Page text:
Matthew Cordell: 2018 Caldecott Medal Winner

Matthew Cordell has won the 2018 Caldecott Medal, given for the most distinguished American picture book for children. His picture book, Wolf in the Snow, is published by Feiwel and Friends. A full list of the winners, announced earlier this week at ALA Midwinter, can be found here.

Congratulations! We all know it's an early morning call--were you awake? How did you respond?

Thank you! I didn't sleep much [the night before], for obvious reasons. A lot of worry and self-doubt. I did eventually fall asleep and then my four-year-old came and crawled into bed with me and woke me up at 4 a.m. I worried for at least an hour and then somehow fell back asleep. Then my eyes popped open at 6:30 a.m., and I assumed (after I did the time change math) that if I was going to get a call, it would be in the next half hour or so. A half an hour later, no such call came. Then I got a text from an author friend, Laura Seeger, wishing me good luck, and at that point I figured I was toast. It was already after 7 and I hadn't heard anything. I was firmly in defeat mode, trying to work out what the rest of the day was going to look like, and then... the phone rang. Caller ID said something like Colorado Convention Center. Immediately, I got the shakes and got super tongue tied. Once I worked out that I was talking to the entire Caldecott committee, I think I managed to ask if it was "the gold one" that I was getting. The committee was so nice and happy and thrilled and I nearly forgot to say "thank you!" Thankfully, I remembered to thank them all before we said goodbye. I am overflowing with gratitude right now.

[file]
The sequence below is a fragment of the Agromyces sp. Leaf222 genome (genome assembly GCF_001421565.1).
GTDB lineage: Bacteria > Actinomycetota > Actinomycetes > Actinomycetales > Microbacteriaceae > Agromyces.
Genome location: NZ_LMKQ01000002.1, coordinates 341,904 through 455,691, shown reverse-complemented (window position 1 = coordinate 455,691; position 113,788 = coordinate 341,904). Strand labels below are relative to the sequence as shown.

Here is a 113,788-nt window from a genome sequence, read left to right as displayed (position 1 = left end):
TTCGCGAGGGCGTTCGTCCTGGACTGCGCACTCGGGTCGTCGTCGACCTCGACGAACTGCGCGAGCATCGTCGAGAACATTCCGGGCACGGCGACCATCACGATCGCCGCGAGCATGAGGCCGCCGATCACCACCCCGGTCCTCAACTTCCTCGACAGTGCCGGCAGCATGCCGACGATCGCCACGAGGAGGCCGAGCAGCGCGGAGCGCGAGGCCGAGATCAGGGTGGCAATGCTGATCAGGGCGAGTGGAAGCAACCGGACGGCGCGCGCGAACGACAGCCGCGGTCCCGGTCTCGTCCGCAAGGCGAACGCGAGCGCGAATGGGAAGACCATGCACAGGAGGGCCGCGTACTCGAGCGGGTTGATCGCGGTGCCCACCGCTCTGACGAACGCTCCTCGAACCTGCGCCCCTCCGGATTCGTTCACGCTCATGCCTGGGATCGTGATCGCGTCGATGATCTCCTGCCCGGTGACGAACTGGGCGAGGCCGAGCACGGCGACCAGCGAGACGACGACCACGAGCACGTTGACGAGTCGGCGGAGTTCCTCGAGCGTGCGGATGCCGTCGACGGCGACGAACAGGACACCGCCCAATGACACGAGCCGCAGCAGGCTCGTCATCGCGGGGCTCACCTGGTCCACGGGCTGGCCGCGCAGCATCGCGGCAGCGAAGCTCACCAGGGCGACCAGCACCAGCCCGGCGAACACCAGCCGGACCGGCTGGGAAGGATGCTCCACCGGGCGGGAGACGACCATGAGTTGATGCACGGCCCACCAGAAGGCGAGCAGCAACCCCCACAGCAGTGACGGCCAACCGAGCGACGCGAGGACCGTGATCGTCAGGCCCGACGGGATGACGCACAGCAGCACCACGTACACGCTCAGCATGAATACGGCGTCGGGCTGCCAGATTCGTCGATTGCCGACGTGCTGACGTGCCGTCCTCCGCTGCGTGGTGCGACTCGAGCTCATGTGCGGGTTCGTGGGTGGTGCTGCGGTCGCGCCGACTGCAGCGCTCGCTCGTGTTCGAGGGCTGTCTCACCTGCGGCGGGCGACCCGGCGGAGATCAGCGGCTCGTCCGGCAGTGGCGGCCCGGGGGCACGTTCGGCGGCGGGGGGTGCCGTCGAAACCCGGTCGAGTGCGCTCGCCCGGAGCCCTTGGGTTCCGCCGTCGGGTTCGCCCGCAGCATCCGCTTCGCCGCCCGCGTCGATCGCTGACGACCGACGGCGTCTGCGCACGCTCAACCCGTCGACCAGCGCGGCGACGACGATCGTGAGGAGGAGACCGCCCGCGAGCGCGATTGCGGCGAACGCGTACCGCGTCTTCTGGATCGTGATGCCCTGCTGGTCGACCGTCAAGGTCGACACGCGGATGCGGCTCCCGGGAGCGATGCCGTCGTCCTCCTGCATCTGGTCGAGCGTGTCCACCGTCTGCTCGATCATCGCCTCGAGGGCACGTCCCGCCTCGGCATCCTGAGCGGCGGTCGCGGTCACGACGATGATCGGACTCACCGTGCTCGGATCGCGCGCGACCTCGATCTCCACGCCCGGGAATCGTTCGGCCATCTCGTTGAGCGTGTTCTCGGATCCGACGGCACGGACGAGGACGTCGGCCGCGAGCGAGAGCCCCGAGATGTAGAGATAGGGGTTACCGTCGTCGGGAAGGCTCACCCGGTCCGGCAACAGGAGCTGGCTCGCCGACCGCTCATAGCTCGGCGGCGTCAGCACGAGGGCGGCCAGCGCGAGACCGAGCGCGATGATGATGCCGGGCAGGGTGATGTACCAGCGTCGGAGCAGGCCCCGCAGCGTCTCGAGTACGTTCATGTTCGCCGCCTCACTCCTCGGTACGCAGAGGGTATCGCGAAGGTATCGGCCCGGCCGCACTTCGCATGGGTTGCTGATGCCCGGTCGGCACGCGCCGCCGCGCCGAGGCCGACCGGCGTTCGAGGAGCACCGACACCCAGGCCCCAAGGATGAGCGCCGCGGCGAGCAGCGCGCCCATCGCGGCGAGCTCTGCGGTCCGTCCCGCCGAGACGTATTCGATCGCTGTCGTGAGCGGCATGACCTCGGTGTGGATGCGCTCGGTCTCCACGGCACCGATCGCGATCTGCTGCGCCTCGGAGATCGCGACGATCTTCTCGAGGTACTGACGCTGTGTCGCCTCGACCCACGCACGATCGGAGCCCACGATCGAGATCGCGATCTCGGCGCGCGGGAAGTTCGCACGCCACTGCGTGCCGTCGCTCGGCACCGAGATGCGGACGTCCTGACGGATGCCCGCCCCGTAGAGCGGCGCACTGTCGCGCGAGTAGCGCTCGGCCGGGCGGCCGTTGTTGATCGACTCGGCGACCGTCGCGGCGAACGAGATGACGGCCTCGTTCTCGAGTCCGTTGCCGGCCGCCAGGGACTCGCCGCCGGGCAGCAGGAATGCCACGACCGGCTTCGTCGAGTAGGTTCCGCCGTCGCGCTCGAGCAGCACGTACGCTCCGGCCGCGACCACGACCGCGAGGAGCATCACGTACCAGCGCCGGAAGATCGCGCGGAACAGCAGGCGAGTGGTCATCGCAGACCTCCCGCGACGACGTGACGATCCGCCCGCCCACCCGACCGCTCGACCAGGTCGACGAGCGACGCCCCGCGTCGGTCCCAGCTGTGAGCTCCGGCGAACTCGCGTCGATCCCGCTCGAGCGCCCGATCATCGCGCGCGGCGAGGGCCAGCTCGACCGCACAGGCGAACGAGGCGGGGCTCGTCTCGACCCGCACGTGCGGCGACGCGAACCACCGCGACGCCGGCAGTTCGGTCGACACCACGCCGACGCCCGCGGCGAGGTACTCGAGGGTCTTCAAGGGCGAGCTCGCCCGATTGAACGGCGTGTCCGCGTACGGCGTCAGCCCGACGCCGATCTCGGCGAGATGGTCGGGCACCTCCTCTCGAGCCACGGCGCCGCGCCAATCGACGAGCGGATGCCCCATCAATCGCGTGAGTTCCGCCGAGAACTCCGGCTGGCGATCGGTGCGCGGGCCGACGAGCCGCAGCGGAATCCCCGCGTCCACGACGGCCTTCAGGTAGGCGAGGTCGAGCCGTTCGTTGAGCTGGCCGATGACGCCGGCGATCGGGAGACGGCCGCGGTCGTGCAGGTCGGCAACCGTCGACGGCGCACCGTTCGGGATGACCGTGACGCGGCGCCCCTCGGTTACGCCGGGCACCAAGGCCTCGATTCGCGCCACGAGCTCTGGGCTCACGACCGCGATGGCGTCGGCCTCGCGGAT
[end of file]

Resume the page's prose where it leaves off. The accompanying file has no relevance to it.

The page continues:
Did you have any inkling (or hope) that you might be in consideration for this award?

The thing about these awards is that there's no guarantees. The secrecy of it all can be pretty maddening. The only indication we ever have is whatever end-of-year buzz builds around a book, and even then it may not amount to anything at all. I'm pretty self-doubting, but I'm never without hope. For the last few months, I flip-flopped between "not in a million years" to "I wonder if I MIGHT get a Caldecott Honor...?"

With this award will come a larger platform. Is there something you'd like to do or a cause you'd like to promote now that you have that wider reach?

With the nature of the book, I imagine I will get to share more of what I've learned about wolves and how they are not the bloodthirsty beasts that they've historically been assumed to be. They simply want to survive and live and love like we humans do amongst our own families and neighborhoods. Humans have not always been so kind to wolves because of unfortunate stereotypes and misperceptions (à la The Three Little Pigs and Little Red Riding Hood). Because of this history, wolves are not very trusting of humans, it turns out. I hope we can work to all be a bit more trusting. Not just of the animals around us, but of the different people too. --Siân Gaetano, children's and YA editor, Shelf Awareness

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